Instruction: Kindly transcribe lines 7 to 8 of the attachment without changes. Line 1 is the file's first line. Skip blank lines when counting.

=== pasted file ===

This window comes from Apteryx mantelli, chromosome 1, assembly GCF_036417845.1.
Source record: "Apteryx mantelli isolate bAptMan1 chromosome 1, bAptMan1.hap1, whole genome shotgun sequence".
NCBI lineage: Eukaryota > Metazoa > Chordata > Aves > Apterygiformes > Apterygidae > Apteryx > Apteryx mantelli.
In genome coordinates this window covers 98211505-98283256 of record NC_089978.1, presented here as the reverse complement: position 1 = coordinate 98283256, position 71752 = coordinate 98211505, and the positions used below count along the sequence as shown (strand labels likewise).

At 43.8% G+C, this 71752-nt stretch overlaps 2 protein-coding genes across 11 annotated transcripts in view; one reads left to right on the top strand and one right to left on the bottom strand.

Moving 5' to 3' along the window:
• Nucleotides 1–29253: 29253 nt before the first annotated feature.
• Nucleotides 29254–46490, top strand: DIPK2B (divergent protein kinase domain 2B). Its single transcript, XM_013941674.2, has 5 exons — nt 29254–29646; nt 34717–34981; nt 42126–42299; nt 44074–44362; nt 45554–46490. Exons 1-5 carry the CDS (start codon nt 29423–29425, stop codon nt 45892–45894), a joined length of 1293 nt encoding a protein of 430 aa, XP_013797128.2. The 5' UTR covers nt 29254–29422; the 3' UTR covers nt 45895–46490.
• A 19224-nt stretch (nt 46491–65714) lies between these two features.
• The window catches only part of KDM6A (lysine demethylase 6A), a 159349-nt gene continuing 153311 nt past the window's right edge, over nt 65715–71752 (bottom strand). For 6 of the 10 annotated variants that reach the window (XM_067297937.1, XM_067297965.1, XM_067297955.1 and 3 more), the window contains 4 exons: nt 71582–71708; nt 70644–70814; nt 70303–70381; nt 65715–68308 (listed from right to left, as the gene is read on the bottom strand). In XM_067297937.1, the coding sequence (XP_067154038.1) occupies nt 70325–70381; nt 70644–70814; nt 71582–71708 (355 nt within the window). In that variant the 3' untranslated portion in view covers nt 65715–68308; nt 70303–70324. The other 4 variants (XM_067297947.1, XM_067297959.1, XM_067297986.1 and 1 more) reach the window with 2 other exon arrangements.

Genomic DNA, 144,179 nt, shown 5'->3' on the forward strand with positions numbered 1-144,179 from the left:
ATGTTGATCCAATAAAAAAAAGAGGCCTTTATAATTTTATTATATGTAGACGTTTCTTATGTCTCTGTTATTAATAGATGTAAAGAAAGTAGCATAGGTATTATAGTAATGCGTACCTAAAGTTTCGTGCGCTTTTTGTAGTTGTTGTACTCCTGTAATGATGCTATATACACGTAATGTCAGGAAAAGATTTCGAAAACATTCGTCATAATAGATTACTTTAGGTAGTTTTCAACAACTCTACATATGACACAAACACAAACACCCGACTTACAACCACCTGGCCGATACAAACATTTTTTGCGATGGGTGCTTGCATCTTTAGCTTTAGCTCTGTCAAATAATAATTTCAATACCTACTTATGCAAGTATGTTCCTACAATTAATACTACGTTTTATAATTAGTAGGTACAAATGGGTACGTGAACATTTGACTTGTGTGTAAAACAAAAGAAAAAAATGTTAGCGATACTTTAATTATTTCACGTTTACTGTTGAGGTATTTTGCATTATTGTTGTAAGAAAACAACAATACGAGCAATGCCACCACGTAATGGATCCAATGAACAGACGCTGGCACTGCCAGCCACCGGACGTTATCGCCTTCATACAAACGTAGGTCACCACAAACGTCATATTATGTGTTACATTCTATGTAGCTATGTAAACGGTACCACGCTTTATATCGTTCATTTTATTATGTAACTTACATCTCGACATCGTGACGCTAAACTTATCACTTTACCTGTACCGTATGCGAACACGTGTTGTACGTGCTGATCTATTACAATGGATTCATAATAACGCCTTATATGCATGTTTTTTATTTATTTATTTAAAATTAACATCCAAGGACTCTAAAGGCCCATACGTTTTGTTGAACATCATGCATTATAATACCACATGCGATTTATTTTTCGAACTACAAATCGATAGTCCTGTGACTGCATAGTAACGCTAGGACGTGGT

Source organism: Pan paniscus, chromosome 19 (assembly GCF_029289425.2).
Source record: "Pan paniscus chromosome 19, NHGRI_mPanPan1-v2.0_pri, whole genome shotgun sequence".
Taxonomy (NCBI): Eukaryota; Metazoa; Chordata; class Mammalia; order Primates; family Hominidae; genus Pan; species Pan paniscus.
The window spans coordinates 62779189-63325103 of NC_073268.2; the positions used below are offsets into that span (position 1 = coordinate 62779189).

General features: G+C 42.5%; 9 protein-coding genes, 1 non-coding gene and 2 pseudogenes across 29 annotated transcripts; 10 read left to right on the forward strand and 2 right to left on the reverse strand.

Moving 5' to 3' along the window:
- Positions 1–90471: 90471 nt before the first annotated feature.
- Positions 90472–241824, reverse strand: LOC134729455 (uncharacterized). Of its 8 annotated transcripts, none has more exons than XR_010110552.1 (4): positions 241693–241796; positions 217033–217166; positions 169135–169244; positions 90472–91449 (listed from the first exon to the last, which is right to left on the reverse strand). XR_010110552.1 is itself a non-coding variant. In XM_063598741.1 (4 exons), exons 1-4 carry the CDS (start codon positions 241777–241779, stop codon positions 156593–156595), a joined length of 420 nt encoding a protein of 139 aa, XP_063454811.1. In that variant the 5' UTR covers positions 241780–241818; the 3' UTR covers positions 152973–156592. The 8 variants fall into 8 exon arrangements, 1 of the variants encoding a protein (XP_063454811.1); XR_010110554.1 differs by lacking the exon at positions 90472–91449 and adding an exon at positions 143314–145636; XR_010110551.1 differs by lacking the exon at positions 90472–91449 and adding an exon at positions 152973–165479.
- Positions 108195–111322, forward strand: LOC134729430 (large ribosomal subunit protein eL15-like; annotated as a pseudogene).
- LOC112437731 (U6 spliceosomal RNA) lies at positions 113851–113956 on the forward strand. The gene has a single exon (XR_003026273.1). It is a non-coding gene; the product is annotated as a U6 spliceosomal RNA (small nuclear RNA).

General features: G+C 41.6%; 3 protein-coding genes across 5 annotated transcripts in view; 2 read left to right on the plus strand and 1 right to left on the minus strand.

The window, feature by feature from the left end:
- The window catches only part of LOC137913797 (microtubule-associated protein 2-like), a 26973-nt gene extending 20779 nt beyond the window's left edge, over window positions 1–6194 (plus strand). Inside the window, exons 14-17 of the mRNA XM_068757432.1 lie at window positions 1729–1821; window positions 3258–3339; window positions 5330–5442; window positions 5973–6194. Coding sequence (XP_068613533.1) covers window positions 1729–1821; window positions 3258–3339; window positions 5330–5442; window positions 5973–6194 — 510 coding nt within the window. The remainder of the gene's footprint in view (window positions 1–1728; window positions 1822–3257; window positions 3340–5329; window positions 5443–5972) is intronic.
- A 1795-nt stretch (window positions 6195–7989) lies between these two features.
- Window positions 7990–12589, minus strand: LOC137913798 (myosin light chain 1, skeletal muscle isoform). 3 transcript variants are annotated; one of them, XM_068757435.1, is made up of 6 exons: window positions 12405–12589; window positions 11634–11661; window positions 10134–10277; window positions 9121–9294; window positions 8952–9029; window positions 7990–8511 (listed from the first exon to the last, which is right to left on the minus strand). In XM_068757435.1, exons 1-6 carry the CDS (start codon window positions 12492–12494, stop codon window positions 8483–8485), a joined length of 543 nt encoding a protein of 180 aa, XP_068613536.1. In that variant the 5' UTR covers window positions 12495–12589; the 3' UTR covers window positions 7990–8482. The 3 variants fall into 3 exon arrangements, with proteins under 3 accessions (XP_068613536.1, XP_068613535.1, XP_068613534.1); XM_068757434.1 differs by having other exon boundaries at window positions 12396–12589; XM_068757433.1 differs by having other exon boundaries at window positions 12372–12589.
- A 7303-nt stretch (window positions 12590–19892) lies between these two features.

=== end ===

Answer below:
• Nucleotides 1–29253: 29253 nt before the first annotated feature.
• Nucleotides 29254–46490, top strand: DIPK2B (divergent protein kinase domain 2B). Its single transcript, XM_013941674.2, has 5 exons — nt 29254–29646; nt 34717–34981; nt 42126–42299; nt 44074–44362; nt 45554–46490. Exons 1-5 carry the CDS (start codon nt 29423–29425, stop codon nt 45892–45894), a joined length of 1293 nt encoding a protein of 430 aa, XP_013797128.2. The 5' UTR covers nt 29254–29422; the 3' UTR covers nt 45895–46490.